I watched a fellow using a set of these but I do not think they were wrought. They had VERY slender shanks that were sprung to control the cut. If these had been wrought they would have bent I think.

These were light weight gouges in a set of three that about 1/2". 3/4" and 1" wide. They were very shallow and had thin octagon shanks that tapered to the middle then back out again to the socket.
   - guru - Sunday, 02/26/12 22:08:55 EST

Hello I have a question about pickling steel. I forged 99 leaves and have them soaking in vinegar to remove the scale. Should I neutralize the acid after cleaning the black residue off with the wire wheel? Any comments are appreciated. Thanks.
   - Dan - Sunday, 02/26/12 22:40:19 EST

Cementation of Iron & Steel : Thomas, I'm pretty certain we didn't cover that when I went to CMU for Metallurgy, and I graduated in 1974. Unless someone is taking a history of Iron and Steel class I'm pretty certain no one would be aware of it. Also, many of the schools that used to offer Metallurgy majors are now labeling them "Materials Science" if they haven't rolled them totally into another department - The University of Pittsburgh comes to mind as an example of that trend, having moved metallurgy into MEchanical Engineering.
   - Gavainh - Sunday, 02/26/12 23:16:40 EST

Japanese chisels : A good reference is "Japanese Woodworking Tools: Their Tradition, Spirit, and Use" by Toshio Odate, 1984. Some of his ferrous terminology is confusing, but he shows in diagrams and text that "soft steel is welded to high carbon steel." He claims that tools prior to 1900 were made with soft steel that had silica fibres, and apparently he means "wrought iron." He says that this is seldom used nowadays, because the iron must be recycled from old bridges, boilers, anchors, and anchor chain. From the way he talks, I assume that low carbon steel is used for the backup presently.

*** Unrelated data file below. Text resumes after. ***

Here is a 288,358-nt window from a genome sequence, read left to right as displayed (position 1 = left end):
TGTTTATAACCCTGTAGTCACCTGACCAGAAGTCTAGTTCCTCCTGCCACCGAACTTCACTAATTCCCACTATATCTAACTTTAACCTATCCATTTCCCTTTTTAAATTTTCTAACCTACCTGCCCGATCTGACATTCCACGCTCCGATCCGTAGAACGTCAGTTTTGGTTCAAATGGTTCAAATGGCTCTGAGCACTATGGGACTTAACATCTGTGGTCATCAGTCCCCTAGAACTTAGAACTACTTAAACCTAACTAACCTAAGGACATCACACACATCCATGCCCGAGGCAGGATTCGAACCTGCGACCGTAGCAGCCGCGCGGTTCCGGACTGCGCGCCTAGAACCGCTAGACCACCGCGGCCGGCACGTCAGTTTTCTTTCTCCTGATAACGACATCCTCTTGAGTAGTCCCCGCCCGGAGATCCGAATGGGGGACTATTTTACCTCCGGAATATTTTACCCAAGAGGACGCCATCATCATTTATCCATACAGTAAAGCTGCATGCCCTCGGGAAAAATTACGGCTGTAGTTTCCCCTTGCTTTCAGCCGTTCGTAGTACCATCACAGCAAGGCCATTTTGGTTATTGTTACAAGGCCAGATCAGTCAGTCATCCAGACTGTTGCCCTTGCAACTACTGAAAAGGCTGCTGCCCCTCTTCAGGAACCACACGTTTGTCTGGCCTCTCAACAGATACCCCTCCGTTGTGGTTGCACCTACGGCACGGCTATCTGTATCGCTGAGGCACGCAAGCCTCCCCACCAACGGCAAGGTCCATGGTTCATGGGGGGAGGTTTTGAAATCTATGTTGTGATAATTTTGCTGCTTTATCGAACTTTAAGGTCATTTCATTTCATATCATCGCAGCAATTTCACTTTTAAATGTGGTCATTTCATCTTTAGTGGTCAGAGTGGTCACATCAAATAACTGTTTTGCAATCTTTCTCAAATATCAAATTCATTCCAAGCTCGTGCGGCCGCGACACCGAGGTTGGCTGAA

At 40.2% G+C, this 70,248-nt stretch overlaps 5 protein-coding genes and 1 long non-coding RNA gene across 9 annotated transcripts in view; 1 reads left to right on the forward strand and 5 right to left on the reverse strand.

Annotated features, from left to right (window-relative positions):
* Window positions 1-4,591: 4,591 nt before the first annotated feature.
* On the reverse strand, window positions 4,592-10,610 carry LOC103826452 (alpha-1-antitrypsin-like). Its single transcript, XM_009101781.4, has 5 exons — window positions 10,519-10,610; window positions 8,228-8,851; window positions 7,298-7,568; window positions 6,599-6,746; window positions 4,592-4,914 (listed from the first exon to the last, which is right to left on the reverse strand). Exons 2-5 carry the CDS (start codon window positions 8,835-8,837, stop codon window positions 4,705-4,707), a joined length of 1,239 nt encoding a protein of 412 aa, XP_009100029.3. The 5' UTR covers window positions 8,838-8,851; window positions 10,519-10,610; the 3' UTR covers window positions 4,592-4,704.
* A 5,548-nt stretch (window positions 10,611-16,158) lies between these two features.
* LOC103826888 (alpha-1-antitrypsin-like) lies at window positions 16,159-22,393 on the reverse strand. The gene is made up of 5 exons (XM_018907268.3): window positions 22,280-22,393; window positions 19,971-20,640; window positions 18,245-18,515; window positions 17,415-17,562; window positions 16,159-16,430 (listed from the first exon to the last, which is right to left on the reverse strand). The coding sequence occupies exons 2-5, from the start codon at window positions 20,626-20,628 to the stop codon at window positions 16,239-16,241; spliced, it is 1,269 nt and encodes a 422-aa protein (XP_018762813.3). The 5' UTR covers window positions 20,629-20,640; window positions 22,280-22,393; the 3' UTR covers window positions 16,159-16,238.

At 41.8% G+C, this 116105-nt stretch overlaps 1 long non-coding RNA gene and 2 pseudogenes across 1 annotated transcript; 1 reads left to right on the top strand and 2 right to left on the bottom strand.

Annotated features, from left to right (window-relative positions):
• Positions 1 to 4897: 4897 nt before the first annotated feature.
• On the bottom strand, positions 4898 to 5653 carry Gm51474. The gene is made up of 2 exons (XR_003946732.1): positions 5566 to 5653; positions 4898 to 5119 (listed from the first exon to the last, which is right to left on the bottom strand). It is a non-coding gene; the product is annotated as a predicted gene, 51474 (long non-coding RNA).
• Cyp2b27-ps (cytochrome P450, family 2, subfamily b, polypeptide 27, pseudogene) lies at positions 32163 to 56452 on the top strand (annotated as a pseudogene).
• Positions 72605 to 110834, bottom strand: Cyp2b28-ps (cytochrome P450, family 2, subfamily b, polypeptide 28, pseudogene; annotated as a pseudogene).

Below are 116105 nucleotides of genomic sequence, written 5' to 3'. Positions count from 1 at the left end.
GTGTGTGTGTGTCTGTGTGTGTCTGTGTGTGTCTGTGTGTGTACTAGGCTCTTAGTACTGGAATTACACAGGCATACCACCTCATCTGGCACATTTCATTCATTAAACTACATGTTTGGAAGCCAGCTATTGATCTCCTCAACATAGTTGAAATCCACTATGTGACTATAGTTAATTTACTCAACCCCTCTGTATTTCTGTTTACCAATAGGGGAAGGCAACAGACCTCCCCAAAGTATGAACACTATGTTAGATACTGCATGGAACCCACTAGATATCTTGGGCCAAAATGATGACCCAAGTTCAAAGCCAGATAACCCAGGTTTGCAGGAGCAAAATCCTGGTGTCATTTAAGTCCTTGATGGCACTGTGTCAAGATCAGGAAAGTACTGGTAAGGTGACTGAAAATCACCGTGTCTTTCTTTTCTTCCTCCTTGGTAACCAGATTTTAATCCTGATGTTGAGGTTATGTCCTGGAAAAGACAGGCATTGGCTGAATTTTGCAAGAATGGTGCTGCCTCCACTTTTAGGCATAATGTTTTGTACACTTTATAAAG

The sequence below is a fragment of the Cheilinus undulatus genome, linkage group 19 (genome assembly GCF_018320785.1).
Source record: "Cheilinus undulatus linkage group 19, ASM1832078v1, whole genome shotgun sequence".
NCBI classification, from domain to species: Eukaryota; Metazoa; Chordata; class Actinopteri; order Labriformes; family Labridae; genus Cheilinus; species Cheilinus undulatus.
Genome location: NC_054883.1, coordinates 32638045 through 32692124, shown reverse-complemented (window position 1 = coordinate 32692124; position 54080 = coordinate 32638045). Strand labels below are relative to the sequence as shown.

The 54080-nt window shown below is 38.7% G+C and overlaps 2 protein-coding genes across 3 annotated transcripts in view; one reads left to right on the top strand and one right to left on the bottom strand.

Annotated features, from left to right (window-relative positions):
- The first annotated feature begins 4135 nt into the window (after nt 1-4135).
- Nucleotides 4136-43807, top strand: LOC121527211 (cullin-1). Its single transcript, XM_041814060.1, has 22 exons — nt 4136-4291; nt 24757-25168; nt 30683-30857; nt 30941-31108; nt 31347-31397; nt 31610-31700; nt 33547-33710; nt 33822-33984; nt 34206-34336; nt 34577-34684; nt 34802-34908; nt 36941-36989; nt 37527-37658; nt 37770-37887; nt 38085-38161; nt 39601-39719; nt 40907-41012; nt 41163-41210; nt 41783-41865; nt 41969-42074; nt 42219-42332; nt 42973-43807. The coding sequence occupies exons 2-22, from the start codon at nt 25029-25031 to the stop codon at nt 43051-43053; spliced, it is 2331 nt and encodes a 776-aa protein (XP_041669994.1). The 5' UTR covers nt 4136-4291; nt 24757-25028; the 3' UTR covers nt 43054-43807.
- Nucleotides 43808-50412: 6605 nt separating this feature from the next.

I believe the tatara furnace for smelting sand iron is only set up and run once yearly. I'm told that each yearly's quota is parsed out to mostly bladesmiths and perhaps a few chisel makers, saw makers, and plane blade makers. From the tatara comes both high carbon and low carbon steel. The high carbon steel, 'tamahagane', being rationed, so to speak, is fairly rare. If a chisel is made of it, the price would be rather high, no matter the backup iron or steel.

Is 'blue' or 'white' steel a present day manufactured steel?

   Frank Turley - Sunday, 02/26/12 23:47:29 EST

Locking Jaw plier help please : Guru and anyone else,